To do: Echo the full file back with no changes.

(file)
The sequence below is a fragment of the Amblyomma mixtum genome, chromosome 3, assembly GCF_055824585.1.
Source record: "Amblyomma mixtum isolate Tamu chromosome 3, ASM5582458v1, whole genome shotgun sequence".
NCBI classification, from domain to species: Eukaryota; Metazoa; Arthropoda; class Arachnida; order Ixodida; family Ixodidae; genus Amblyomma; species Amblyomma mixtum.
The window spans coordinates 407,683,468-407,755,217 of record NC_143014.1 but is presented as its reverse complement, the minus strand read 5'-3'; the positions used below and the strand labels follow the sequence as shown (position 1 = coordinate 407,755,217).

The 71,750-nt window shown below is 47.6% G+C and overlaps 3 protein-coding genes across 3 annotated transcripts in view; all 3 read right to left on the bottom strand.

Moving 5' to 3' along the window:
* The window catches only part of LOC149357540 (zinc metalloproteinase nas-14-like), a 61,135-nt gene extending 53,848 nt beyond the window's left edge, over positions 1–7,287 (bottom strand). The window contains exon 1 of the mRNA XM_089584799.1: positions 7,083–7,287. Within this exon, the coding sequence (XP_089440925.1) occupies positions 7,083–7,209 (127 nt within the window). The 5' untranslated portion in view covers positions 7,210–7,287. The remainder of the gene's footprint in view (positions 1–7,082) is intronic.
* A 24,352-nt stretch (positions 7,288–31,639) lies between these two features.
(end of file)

The sequence below is a fragment of the Amblyomma mixtum genome, chromosome 3, assembly GCF_055824585.1.
Source record: "Amblyomma mixtum isolate Tamu chromosome 3, ASM5582458v1, whole genome shotgun sequence".
NCBI classification, from domain to species: Eukaryota; Metazoa; Arthropoda; class Arachnida; order Ixodida; family Ixodidae; genus Amblyomma; species Amblyomma mixtum.
The window spans coordinates 407,683,468-407,755,217 of record NC_143014.1 but is presented as its reverse complement, the minus strand read 5'-3'; the positions used below and the strand labels follow the sequence as shown (position 1 = coordinate 407,755,217).

The 71,750-nt window shown below is 47.6% G+C and overlaps 3 protein-coding genes across 3 annotated transcripts in view; all 3 read right to left on the bottom strand.

Moving 5' to 3' along the window:
* The window catches only part of LOC149357540 (zinc metalloproteinase nas-14-like), a 61,135-nt gene extending 53,848 nt beyond the window's left edge, over positions 1–7,287 (bottom strand). The window contains exon 1 of the mRNA XM_089584799.1: positions 7,083–7,287. Within this exon, the coding sequence (XP_089440925.1) occupies positions 7,083–7,209 (127 nt within the window). The 5' untranslated portion in view covers positions 7,210–7,287. The remainder of the gene's footprint in view (positions 1–7,082) is intronic.
* A 24,352-nt stretch (positions 7,288–31,639) lies between these two features.